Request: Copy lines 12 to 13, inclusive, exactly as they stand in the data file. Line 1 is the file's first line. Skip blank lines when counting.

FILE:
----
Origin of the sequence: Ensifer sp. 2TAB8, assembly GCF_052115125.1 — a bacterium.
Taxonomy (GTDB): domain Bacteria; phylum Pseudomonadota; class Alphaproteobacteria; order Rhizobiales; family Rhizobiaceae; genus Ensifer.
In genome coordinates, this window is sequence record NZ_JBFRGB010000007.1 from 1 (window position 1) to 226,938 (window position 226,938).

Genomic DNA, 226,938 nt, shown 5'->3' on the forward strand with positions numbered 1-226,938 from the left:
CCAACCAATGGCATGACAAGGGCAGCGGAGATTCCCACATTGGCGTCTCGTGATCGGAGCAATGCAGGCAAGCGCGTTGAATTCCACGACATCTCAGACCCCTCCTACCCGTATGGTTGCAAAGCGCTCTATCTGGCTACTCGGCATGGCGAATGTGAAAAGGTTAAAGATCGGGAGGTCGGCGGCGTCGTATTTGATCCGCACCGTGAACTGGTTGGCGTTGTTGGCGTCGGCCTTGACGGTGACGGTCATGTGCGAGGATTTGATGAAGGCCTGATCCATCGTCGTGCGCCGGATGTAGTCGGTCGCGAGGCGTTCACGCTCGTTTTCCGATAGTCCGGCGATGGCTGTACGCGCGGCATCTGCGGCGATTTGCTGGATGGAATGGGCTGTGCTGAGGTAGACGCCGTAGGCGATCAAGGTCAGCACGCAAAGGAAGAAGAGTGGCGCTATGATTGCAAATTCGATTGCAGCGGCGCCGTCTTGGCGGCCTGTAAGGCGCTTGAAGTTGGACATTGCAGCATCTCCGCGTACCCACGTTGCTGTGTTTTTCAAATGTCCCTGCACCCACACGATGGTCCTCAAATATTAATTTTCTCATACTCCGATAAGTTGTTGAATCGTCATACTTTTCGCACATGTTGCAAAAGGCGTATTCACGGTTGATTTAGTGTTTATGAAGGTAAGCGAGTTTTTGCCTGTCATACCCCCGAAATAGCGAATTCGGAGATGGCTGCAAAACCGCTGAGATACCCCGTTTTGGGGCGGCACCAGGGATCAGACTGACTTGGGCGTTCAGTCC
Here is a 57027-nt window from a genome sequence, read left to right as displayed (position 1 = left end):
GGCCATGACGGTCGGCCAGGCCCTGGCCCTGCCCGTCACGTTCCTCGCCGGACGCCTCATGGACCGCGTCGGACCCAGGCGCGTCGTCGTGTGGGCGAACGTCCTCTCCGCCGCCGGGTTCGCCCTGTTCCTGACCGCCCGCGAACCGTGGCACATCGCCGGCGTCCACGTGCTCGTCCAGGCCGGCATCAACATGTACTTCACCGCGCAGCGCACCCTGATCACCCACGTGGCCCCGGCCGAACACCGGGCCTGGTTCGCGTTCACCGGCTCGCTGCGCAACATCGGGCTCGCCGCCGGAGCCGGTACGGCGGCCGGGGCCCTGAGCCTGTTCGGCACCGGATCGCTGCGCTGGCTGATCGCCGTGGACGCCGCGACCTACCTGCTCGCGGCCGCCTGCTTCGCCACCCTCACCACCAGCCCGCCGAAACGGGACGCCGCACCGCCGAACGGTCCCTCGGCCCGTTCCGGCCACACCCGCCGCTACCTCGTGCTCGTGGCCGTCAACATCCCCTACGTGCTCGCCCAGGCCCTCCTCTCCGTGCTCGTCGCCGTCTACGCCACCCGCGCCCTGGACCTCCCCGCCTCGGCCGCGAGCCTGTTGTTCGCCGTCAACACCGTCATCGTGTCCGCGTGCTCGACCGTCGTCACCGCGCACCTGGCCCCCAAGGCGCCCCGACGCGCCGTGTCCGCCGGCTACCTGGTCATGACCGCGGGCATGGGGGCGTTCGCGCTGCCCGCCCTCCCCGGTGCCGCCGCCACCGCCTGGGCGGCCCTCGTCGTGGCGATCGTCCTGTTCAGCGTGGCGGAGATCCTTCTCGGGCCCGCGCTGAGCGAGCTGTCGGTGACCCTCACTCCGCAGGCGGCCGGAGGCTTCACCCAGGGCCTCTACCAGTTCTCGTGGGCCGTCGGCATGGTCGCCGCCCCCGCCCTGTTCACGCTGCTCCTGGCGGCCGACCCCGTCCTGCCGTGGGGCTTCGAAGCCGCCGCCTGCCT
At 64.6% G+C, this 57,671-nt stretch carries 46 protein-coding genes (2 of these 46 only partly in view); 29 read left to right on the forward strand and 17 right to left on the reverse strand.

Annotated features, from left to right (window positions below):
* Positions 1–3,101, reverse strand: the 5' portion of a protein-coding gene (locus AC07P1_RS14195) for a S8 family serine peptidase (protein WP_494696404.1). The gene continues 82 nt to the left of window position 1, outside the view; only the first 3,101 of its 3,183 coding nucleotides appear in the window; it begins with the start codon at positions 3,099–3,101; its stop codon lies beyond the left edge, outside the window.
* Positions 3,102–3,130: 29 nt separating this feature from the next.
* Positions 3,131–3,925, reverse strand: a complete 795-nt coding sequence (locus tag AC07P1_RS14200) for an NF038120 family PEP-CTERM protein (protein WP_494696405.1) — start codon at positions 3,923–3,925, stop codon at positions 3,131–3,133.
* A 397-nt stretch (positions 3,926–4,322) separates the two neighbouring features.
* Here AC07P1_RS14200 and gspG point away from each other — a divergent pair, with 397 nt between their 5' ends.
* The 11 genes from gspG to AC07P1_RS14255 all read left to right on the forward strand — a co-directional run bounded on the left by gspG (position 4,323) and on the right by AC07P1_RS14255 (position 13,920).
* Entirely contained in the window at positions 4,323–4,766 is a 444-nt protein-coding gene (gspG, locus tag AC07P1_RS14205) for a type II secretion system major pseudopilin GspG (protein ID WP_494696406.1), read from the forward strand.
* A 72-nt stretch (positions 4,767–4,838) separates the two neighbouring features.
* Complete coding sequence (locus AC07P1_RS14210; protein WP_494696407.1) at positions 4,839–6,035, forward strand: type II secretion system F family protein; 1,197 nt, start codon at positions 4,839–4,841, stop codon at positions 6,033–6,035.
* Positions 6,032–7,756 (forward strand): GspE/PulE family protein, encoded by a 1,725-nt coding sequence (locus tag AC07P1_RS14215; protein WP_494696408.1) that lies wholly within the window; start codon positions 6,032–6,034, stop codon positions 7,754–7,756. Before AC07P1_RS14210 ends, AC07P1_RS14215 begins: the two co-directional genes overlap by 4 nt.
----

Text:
* Positions 3,131–3,925, reverse strand: a complete 795-nt coding sequence (locus tag AC07P1_RS14200) for an NF038120 family PEP-CTERM protein (protein WP_494696405.1) — start codon at positions 3,923–3,925, stop codon at positions 3,131–3,133.
* A 397-nt stretch (positions 3,926–4,322) separates the two neighbouring features.